We resemble the Cosmos in many ways. This surely suggests that it resembles us too, because resemblances always work in both directions. This gives us the fascinating possibility that the Cosmos is as human as we are Cosmic! So, what are the practical implications of this? I believe that the implications fall into two main categories. First, we human beings have the potential to know Cosmically. And second, we have the potential to be Cosmic. Let’s look first at our potential to know.
If it is true that we and the Cosmos resemble each other, then it follows that one way of getting to know the Cosmos better is to get to know ourselves better. I am by no means the first to suggest this. It was at the heart of Pythagoras’ work and, more recently, it was Peter Ouspensky who pointed out that to know the world, we should study ourselves, and to know ourselves, we should study the world. As above, so below!
Perhaps I hardly need add that this is not the way of modern science. As you probably know, science studies the so-called objective world “out there”. Very separately, it also studies the so-called subjective world “in here”, the world of human thoughts, feeling and behaviour. When it tries to connect the two worlds, science ties itself in knots, because it makes the sweeping assumption that objectivity can be applied to subjectivity (but not the other way around!). It therefore assumes that the “objective” laws of physics and chemistry can be applied to the subjective world, such as consciousness. It has not occurred to science that this might operate in both directions, that the laws of consciousness might apply to the world “out there”. This is where the Pythagoras/Ouspensky approach comes into its own. My own shorthand for this approach is “inner cosmos”, because this term tells us that when we look closely into ourselves, we see a reflection of the Cosmos. If you like, each one of us is the Cosmos in microcosm.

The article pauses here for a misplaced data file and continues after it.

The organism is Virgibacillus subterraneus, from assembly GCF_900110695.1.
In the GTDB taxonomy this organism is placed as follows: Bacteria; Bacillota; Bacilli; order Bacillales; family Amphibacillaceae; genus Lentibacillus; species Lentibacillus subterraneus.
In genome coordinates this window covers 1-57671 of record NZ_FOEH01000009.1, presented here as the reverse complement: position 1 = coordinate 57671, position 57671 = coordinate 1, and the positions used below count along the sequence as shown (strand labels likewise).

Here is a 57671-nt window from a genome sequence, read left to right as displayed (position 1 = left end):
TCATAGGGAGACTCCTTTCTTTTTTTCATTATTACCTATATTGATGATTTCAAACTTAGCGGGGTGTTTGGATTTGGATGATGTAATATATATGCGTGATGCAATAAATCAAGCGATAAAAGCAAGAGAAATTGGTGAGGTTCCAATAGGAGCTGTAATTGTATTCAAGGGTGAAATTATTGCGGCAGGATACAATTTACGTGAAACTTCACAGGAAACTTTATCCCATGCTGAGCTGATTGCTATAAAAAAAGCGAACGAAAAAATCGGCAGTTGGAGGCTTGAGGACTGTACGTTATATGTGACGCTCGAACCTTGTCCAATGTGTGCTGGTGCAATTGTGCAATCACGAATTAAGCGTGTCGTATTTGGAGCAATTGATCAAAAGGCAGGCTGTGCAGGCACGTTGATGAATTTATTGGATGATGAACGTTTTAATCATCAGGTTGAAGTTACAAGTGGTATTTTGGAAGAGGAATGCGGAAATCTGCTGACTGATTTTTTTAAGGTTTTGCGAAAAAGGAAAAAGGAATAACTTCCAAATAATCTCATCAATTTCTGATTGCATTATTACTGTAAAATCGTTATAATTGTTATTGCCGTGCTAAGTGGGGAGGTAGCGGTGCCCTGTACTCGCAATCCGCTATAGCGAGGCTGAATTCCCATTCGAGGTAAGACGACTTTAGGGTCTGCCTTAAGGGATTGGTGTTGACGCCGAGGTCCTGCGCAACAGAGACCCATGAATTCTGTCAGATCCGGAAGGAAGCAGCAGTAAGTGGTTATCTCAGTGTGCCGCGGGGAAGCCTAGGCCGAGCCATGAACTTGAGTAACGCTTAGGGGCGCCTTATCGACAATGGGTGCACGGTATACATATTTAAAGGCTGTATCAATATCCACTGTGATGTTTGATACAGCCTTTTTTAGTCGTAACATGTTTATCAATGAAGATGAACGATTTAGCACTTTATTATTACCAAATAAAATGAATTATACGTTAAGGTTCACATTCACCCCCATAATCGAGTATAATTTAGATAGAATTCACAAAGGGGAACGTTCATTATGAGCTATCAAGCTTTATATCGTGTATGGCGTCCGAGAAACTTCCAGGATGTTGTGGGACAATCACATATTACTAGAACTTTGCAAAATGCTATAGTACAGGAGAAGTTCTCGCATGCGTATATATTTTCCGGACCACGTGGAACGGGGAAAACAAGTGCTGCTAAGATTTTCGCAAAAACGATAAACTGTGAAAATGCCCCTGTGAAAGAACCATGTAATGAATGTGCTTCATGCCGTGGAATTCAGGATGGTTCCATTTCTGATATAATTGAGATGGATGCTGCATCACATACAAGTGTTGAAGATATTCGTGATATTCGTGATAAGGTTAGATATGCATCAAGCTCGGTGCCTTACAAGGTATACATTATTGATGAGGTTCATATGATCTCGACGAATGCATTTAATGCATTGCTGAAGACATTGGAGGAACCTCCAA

The inner cosmos approach differs radically from the approach of science in two important respects. First, it makes no distinction between objective and subjective. And second, it assumes that all the laws of Nature are underpinned by deeper, metaphysical laws, the laws promoted by the Pythagoreans. I will go into detail on this later, but here is one example, just to give you a sense of what I am talking about. The Law of Octaves can be found in physics (e.g. light), in chemistry (e.g. the Periodic Table), in biology (e.g. plant morphology), and also in the arts, music being the most obvious example. It is also found in aspects of metaphysics, such as the seven major chakras, and the Seven Rays. The point I want to make is that all the laws of Nature are underpinned by deeper Cosmic principles, and that these principles underpin everything about us, just as they underpin everything about the Cosmos. Effectively, they connect us to the Cosmos, and the Cosmos to us.
As for dropping the distinction between objective and subjective, ultimately everything is subjective, insofar as everything “out there” is as seen through our human eyes, from our human standpoint, and through the prism of our human mindset. In this sense, everything is subjective. Conversely, everything is objective, insofar as it is shared between us. I leave you to ponder this thought.
What about our potential to be Cosmic? I hope this does not need much explanation. If we are indeed miniatures of the Cosmos, size should not matter. Each of us is, potentially, a very small version of the Cosmos. The more closely we look into ourselves, we more we realise the truth of this. Hence the importance of learning to access our inner cosmos. As to what it might look like to be Cosmic, I believe that we all have some sense of this, even if this sense fades too often.